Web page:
2014: Marilyn Strathern (University of Cambridge) - Becoming enlightened about relations
Abstract: Some sixty years ago Raymond Firth thought it necessary to point out that social relations could not be seen by the ethnographer, they could only be inferred from people’s interactions. Abstraction was necessary. -- Others have thought making concrete was the problem, and resorted instead to personification. -- At the same time Firth unproblematically talked of relations in the abstract when he was comparing (for example) economic and moral standards. The issues would have not been unfamiliar to Hume, and other luminaries of the Scottish Enlightenment, who dwelt on the power of relations in (human) understanding and (scholarly) narrative, as well interpersonal empathy. At this early stage of the conference, it seems appropriate to evoke an antecedent period in the European Enlightenment at large, among other things for its interest in narratives of the ‘unknown’. We also find in this epoch some peculiarities in the English language that many Scots were making their own. These usages thicken the plot as far as ‘relations’ in the eighteenth century go, with implications that still tease us.
2013: Prof Lourdes Arizpe (National Autonomous University of Mexico) - Arbitrating collective dreams: anthropology and the new worlding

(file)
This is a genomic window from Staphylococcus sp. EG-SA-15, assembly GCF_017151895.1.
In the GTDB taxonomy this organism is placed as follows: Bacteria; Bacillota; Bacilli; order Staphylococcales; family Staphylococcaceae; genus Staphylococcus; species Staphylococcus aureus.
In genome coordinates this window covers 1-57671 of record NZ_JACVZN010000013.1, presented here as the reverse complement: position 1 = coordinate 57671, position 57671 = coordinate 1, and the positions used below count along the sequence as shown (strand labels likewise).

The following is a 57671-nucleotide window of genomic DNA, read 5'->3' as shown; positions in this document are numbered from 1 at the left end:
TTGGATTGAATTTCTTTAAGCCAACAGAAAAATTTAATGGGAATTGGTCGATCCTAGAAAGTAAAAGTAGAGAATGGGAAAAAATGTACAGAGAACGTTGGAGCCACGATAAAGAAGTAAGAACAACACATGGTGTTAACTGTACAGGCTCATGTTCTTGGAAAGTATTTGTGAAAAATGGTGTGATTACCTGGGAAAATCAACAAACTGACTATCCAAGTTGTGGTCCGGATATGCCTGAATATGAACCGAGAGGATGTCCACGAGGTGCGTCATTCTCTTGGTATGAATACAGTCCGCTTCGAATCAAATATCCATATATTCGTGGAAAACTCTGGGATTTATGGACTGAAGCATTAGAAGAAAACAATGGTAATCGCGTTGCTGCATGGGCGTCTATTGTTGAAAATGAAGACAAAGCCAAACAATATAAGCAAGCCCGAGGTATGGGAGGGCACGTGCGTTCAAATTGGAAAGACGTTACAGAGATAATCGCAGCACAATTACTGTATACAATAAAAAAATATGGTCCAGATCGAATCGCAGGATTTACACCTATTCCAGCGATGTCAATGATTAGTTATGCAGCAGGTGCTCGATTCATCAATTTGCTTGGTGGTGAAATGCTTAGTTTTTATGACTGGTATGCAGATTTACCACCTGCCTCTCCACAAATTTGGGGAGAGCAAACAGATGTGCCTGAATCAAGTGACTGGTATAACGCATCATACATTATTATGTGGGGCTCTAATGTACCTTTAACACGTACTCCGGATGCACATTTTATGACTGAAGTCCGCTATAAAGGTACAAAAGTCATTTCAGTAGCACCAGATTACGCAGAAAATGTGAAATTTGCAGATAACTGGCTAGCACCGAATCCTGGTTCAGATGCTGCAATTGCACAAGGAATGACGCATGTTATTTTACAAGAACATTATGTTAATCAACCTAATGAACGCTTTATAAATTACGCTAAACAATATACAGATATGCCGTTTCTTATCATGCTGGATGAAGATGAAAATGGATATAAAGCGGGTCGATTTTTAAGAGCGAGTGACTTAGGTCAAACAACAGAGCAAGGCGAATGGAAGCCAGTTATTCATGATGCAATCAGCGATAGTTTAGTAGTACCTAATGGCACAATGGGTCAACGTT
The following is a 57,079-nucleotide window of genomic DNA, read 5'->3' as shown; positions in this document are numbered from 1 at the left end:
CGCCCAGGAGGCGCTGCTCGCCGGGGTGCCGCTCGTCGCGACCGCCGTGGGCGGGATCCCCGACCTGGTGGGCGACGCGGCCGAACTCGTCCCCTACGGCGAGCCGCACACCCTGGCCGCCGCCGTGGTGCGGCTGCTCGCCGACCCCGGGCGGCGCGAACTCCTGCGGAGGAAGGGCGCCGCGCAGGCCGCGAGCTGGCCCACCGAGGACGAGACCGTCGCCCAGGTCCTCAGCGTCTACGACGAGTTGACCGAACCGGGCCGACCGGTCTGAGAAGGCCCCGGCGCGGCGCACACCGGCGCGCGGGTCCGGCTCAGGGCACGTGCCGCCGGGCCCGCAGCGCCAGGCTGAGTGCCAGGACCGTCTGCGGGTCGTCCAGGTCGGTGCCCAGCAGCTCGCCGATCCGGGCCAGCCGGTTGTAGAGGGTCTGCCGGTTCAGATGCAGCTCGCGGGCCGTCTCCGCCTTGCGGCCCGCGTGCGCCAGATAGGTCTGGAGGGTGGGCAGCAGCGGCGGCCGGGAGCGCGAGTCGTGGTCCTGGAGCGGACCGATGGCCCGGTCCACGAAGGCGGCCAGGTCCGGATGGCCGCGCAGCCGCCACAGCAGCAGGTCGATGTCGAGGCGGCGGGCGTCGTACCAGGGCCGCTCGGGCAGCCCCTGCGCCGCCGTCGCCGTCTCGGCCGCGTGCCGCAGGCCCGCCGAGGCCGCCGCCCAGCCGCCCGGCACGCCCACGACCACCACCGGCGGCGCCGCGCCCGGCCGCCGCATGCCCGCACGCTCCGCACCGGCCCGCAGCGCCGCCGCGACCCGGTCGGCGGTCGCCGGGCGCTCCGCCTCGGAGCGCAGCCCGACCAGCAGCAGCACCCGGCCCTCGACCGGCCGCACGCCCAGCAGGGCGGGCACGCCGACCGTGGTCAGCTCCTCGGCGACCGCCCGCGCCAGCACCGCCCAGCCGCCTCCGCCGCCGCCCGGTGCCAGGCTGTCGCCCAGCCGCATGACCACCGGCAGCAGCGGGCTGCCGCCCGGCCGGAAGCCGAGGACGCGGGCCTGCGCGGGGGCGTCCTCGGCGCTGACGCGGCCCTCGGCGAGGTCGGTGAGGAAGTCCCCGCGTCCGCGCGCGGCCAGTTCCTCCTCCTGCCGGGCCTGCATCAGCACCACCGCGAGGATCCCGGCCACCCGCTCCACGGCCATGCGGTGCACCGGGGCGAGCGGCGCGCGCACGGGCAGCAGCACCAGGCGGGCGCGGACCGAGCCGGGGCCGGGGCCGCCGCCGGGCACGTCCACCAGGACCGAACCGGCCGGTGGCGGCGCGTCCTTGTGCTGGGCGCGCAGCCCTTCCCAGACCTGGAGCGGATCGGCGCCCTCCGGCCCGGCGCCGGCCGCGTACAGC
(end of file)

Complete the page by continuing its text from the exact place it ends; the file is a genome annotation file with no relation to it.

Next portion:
Abstract: The theme of this lecture is the role of anthropology as the world reconstructs the foundational concepts of being human, living together and finding global solutions. I address this issue in the light of my own past experience as an academic working in UNESCO with diplomats and politicians, and in terms of my recent research on cultural pluralism, intangible cultural heritage and identities in a global context, which I use to provide a final ethnographic exemplification of some of the points that I am making. I also link my analysis directly to parts of the work by Raymond Firth on human types, dreams and religion, and, in particular, the Humanist Manifesto II, to which he was a signatory and which I, too, signed as a student at LSE.
2012: Ghassan Hage (University of Melbourne) - The transnational family as an aesthetic field